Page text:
The image of lashings of creamy goodness being poured over a crumble or sponge is synonymously British. The country loves its custard, but as the slogan goes, only ‘Devon knows how they make it so creamy’. The Ambrosia brand has been capturing the goodness of Devon and nourishing families with its creamy products since 1917. Originally established as a dried milk factory, the Arundell Arms Creamery used to distribute huge 17 gallon churns of fresh milk daily to the troops in the First World War.

A custard-inspired team are constantly at work in the creamery creating new products and flavours, such as the new individual twin pots combining Ambrosia custard with Britain’s favourite desserts. Given how accessible they are, it would be rude not to try one, wouldn’t it?

Cooked-and-uncooked-pasties---03---croppedCornwall: Cornish pasties
We’ve all heard the chant, ‘Oggie, oggie, oggie!’, and maybe even shouted it ourselves at some point. But did you know that what you’re hollering actually translates as ‘pasty, pasty, pasty’? Tin miners’ wives or pasty sellers used the expression to notify miners that the pastry-based goods were ready for eating. The response of the hungry miners, as one can guess, was ‘Oi, oi, oi!’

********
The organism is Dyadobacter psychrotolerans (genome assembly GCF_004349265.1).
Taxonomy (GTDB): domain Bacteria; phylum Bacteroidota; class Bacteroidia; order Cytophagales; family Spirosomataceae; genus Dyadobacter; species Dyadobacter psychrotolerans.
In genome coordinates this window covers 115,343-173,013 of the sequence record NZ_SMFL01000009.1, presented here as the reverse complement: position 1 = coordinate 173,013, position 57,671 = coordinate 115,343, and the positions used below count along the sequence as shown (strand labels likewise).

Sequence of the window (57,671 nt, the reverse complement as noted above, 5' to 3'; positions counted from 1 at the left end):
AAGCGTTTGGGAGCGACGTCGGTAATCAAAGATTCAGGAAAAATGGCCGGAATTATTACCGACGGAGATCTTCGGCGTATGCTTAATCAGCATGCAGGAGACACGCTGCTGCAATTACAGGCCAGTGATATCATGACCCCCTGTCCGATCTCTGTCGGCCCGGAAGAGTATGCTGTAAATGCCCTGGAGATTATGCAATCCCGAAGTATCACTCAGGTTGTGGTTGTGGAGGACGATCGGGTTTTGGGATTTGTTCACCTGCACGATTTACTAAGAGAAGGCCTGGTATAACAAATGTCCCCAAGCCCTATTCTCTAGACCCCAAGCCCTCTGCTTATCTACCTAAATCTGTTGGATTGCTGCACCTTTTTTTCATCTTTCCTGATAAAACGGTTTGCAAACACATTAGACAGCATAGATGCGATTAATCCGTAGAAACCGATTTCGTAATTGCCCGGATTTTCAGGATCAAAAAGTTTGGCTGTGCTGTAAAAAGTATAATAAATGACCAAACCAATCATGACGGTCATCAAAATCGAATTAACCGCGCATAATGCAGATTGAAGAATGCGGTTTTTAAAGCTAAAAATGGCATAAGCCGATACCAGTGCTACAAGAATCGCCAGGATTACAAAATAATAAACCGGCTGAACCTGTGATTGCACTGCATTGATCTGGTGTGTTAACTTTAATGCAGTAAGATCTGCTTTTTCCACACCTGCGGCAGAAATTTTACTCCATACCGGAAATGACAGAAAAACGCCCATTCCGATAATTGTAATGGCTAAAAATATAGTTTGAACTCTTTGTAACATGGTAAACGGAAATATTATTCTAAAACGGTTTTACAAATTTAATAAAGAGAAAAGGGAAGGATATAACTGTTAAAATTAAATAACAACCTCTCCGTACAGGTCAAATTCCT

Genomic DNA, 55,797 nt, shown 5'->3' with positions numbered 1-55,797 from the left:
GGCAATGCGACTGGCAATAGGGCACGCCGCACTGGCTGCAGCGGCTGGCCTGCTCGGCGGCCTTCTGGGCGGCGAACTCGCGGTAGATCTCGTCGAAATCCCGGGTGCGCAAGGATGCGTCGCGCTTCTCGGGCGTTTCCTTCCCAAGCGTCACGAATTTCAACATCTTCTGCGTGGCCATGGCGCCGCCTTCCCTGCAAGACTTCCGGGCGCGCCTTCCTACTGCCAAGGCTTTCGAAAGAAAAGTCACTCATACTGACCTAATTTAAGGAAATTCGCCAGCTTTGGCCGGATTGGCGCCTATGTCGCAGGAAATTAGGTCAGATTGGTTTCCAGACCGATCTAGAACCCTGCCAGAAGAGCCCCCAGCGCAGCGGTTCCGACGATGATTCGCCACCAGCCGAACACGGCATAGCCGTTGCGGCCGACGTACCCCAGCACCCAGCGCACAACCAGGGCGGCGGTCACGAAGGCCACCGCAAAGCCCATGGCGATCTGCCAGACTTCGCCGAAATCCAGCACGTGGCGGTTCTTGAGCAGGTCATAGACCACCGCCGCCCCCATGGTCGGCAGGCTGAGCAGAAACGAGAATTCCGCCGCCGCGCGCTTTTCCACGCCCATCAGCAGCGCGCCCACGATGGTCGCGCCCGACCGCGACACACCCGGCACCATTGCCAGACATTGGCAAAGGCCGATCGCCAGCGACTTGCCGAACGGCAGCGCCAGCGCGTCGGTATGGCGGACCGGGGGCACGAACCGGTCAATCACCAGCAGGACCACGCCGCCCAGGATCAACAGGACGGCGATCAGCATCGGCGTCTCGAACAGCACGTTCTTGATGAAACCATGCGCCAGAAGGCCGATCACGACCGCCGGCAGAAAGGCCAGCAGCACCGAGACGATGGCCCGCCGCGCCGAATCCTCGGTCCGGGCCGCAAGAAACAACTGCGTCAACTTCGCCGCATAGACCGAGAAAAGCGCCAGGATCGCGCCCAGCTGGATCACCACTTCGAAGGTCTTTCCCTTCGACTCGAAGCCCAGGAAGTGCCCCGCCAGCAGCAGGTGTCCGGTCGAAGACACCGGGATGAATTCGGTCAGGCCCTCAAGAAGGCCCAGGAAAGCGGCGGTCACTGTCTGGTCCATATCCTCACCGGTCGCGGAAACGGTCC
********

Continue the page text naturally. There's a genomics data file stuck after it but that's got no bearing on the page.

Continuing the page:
Carried to work in a tin bucket, the pasty was the perfect portable lunch for 19th-century miners. The chunky texture of minced or roughly cut beef (no less than 12.5%), swede, potato and onion acted as hearty sustenance to fuel their labour, and could be heated by burning a candle underneath the bucket. Pasties were identified between household members by an initial in the corner of the thick pastry crust. And to avoid being poisoned by tin or copper dust from the miners’ fingers, the pastry crusts were thrown away afterwards.

While there’s no exact origin for the Cornish pasty – Henry VIII’s third wife, Jane Seymour, is said to have enjoyed a pasty or two – the pastries are known worldwide thanks to Cornish settlers taking the tasty home favourite overseas. To enjoy the authentic Cornish snack today, you have to visit Cornwall itself though. Nine years’ worth of campaigning, fought by the Cornish Pasty Association, has stamped Cornwall’s pasties with the illustrious PGI status. If your pasty is a distinctive ‘D’ shape and is crimped on one side (never on top!), you can rest easy knowing you’re about to eat a slow-baked treat, free from additives and full of chunky Cornish goodness.

This article was first published in at home with Marco Pierre White in October 2011. [Read the digital edition here]

Images: Getty, Istock, Shutterstock